Rewarding those who speak up first…even if they are often wrong
There has been quite a bit of recent debate about how we as women should or should not speak, whether it’s vocal fry (talking like a Kardashian) or ending our statements in a question (upspeak). But when we say these things don’t sound authoritative, Bennett posits, we’re actually defining authority in male terms. “If you were to take into account all of the different ways it seems other people would like us to speak, you would never to be able to get out a sentence without your brain exploding.”
But with an admittedly male-dominated communication style at work, we can strive to 1) be clear; 2) be confident; and 3) not apologize for voicing our opinions.
One of my biggest pet peeves, however, is losing credit or credibility because I didn’t speak first. Apparently the workplace is like a game show, where the first hand on the buzzer wins the prize. And even if the first person to speak up is wrong, research suggests that they are often given greater credit and or credibility than the person who spoke second or the person who didn’t speak at all.
A former mentor pushed me when I was young to practice blurting out the answer–to be the student who is constantly raising their hand in class. And while this may feel (and is often perceived as) annoying, it will pay dividends when an opinion is needed as you will be seen as the one with the opinion.
Taking credit for your work
Research has also recently shown that women are less likely to have their ideas correctly attributed to them, so if even a man repeats your idea–maybe even in support of you–the listener is likely to credit him with the idea, rather than you.
Bennett suggests that one trick you can try is the Thank ‘n’ Yank. You thank him: “Thanks so much for picking up on my idea!” You’re being nice, but the key word is “my:” my idea.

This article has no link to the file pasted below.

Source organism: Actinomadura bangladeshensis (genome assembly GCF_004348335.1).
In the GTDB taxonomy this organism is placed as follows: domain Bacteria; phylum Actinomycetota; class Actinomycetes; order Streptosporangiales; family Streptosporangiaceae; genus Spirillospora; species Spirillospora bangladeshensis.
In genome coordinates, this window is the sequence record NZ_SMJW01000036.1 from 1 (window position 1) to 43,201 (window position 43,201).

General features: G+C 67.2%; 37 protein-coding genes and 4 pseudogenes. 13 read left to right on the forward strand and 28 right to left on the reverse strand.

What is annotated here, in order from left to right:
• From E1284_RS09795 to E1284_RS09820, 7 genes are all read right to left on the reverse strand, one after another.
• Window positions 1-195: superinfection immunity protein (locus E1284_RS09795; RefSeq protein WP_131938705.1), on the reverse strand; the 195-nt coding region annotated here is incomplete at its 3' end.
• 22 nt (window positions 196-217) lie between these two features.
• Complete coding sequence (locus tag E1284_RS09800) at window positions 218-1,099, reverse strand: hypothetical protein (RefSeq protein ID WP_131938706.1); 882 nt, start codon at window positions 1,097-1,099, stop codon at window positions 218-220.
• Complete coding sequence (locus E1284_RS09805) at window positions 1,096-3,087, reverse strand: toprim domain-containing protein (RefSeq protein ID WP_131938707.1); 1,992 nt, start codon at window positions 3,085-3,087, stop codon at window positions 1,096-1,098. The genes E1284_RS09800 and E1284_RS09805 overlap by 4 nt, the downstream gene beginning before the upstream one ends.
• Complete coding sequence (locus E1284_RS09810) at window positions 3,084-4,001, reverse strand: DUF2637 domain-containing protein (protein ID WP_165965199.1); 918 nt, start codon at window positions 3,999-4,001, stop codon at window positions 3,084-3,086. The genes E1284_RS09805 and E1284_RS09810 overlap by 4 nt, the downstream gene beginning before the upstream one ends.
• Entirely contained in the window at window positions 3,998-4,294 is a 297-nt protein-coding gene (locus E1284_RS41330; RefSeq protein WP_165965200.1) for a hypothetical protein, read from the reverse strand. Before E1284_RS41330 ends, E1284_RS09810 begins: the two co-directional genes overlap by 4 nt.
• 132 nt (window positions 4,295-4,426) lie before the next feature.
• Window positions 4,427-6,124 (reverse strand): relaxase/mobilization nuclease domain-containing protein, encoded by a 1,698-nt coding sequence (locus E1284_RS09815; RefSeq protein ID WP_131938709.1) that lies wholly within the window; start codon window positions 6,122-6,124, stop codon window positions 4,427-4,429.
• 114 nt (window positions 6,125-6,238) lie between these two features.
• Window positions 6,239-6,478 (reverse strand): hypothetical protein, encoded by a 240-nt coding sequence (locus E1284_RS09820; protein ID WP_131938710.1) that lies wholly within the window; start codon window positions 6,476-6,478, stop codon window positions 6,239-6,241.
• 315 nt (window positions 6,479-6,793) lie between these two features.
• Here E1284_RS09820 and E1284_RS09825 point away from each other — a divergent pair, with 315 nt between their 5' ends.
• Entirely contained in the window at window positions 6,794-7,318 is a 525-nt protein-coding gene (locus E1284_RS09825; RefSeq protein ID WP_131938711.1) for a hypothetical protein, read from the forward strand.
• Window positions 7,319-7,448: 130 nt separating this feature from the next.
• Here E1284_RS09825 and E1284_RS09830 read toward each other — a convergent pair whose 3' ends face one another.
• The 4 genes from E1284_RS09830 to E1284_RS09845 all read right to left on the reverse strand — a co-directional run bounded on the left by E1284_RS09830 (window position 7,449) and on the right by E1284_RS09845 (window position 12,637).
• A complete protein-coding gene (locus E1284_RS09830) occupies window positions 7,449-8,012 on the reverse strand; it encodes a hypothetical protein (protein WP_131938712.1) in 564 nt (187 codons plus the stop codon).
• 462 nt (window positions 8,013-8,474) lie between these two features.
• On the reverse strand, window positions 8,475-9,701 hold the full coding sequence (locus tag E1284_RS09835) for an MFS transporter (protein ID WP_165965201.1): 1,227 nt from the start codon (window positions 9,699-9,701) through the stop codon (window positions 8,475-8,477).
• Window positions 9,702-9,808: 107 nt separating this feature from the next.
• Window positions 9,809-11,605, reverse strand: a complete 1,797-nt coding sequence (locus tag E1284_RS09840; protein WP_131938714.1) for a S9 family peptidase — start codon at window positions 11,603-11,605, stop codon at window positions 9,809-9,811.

She also suggests the Wingman (or Wingwoman) approach or appointing a friend or peer in a meeting to support you in some way, whether it’s nodding or saying, “Great idea.” And if another person tries to take credit for one of your ideas, then your wingman can mention it and offer credit back to you. It’s a win-win situation: by giving credit to you for the idea, the person giving the credit look selfless, and in return for their kind gesture, research shows that they are associating themselves with the idea.
Finally, when you get credit, take it. Rather than deflecting, which comes more naturally to us, the simple act of saying, “Thank you,” is the best way to ensure that you do not get in your own way.
Even as I write this today, I’m frustrated that hard work still doesn’t speak for itself if you are a woman. We are still expected to deliver the same or better work product while paying closer attention to our mannerisms and social interactions than our male peers. But the best way to combat this in the long term is to move into leadership roles and change the paradigm ourselves. Until then, we’ll have to ensure we are as well-liked as well as we are capable.